My purpose in writing is not just catharsis, but a hope for more openness. How much does one discuss a handicap with a handicapped person? On the one hand, one does not wish to be boorish. On the other hand, shouldn’t one discuss obvious and important things, at least in passing to acknowledge their existence? One fears starting a conversation that, while new to you, is tiresomely old to the handicapped. But am I really not supposed to ask my child’s pediatrician, Dr. Quinn, if she’s also a medicine woman? She had hear the joke before.

Should I resent the more erudite for their ability to convey their thoughts better than myself? I know for sure that I resent unsolicited criticism of my writing.  Praise me or shut up. Hey, I’ve already forgotten about the handicapped, those needy assholes.

2 Responses to “The Guilt of Resenting the Handicapped”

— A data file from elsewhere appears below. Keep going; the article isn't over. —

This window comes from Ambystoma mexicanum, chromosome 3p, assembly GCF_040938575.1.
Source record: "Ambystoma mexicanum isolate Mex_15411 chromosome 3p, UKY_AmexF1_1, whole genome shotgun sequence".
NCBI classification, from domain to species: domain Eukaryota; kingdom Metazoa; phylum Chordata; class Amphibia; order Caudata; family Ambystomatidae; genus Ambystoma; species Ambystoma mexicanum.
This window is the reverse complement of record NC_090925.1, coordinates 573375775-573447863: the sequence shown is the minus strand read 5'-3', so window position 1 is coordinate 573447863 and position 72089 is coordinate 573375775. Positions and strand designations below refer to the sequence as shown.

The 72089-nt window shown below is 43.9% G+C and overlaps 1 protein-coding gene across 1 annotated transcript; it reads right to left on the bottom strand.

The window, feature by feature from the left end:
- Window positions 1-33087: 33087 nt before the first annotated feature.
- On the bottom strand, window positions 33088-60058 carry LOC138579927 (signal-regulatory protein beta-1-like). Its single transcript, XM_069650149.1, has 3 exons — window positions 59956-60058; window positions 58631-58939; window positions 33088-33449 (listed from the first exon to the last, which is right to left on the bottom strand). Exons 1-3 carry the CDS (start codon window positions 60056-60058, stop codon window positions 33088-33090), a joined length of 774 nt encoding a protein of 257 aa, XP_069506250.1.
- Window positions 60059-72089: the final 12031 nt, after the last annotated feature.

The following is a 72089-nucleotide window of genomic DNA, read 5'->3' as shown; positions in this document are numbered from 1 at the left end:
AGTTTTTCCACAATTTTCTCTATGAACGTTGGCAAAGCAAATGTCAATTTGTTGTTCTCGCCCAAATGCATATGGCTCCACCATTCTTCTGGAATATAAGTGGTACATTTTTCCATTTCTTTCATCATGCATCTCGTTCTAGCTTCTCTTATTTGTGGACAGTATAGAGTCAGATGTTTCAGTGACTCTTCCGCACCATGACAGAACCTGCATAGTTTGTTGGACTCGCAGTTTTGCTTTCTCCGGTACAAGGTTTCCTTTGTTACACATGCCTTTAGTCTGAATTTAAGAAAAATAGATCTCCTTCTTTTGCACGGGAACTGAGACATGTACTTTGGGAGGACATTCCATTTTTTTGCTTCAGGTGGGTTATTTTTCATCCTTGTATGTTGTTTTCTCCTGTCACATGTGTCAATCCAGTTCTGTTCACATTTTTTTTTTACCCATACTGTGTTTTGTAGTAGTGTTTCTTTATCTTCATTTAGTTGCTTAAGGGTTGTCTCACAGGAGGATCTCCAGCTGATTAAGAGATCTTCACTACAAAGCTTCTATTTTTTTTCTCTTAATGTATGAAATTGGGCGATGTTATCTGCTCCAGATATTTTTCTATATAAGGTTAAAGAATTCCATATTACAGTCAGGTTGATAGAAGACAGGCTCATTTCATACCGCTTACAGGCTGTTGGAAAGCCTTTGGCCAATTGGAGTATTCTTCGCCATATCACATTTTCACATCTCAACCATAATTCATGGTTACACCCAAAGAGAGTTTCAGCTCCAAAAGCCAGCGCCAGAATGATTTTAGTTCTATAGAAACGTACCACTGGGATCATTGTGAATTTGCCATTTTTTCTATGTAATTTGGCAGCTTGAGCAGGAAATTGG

1. Natural Says:

    hey we’re all handicapped, some are just more visable than others.

  2. Dan Says:

    The definitions you give of the various ‘handicaps’ serve well to illustrate the nature of context on these circumstances. The old saying goes ‘In the kingdom of the blind, the one eyed man is king’ - by this meaning, and by your definitions, in the kingdom of the one-eyed, the blind man is handicapped. It is not in fact the kingdom, but the the situation that provides the handicap - in this case, where visual acuity is needed, the blind man is worse off. And yet life does not revolve around a single scene where one strength is required - the financially handicapped are not handicapped ‘in the eyes of the rich’, but only in situations where financial wealth is required. They may be considered handicapped in building an impressive share portfolio. While the share portfolio may be highly important for the rich man, the poor man has no need for such thing, and therefore is unlikely to suffer for it - it is a field where the two are unlikely to compete in. In parallel, the blind man is unlikely to undertake competitive birdwatching, or clay pigeon shooting against a monocular or binocular oponent, and he will doubtless suffer very little for this missed opportunity. Most handicaps are in fact nothing of the sort, being only perceived by the non-handicapped party - and often only become relevant when the individual suffers in any way.